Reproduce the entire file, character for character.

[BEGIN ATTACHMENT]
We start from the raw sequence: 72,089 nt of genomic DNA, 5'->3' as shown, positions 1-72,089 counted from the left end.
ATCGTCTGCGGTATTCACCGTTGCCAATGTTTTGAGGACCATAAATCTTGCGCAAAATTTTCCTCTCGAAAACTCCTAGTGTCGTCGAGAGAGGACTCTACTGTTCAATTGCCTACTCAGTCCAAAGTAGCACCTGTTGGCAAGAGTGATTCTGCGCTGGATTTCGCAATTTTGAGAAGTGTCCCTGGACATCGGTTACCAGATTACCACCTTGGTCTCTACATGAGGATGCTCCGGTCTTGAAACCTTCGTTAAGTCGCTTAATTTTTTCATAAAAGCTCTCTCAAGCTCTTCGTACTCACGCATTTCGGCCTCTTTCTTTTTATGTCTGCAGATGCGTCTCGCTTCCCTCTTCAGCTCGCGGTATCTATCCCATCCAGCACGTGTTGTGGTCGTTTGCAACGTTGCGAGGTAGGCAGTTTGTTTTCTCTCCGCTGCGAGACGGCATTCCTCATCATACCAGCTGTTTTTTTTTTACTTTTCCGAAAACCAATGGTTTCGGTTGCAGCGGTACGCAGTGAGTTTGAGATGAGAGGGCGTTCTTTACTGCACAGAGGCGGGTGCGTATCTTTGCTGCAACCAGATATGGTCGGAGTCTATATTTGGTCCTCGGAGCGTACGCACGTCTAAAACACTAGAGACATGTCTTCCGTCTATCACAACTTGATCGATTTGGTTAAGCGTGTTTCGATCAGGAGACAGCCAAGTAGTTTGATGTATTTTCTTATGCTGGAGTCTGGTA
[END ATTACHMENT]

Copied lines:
We start from the raw sequence: 72,089 nt of genomic DNA, 5'->3' as shown, positions 1-72,089 counted from the left end.
ATCGTCTGCGGTATTCACCGTTGCCAATGTTTTGAGGACCATAAATCTTGCGCAAAATTTTCCTCTCGAAAACTCCTAGTGTCGTCGAGAGAGGACTCTACTGTTCAATTGCCTACTCAGTCCAAAGTAGCACCTGTTGGCAAGAGTGATTCTGCGCTGGATTTCGCAATTTTGAGAAGTGTCCCTGGACATCGGTTACCAGATTACCACCTTGGTCTCTACATGAGGATGCTCCGGTCTTGAAACCTTCGTTAAGTCGCTTAATTTTTTCATAAAAGCTCTCTCAAGCTCTTCGTACTCACGCATTTCGGCCTCTTTCTTTTTATGTCTGCAGATGCGTCTCGCTTCCCTCTTCAGCTCGCGGTATCTATCCCATCCAGCACGTGTTGTGGTCGTTTGCAACGTTGCGAGGTAGGCAGTTTGTTTTCTCTCCGCTGCGAGACGGCATTCCTCATCATACCAGCTGTTTTTTTTTTACTTTTCCGAAAACCAATGGTTTCGGTTGCAGCGGTACGCAGTGAGTTTGAGATGAGAGGGCGTTCTTTACTGCACAGAGGCGGGTGCGTATCTTTGCTGCAACCAGATATGGTCGGAGTCTATATTTGGTCCTCGGAGCGTACGCACGTCTAAAACACTAGAGACATGTCTTCCGTCTATCACAACTTGATCGATTTGGTTAAGCGTGTTTCGATCAGGAGACAGCCAAGTAGTTTGATGTATTTTCTTATGCTGGAGTCTGGTA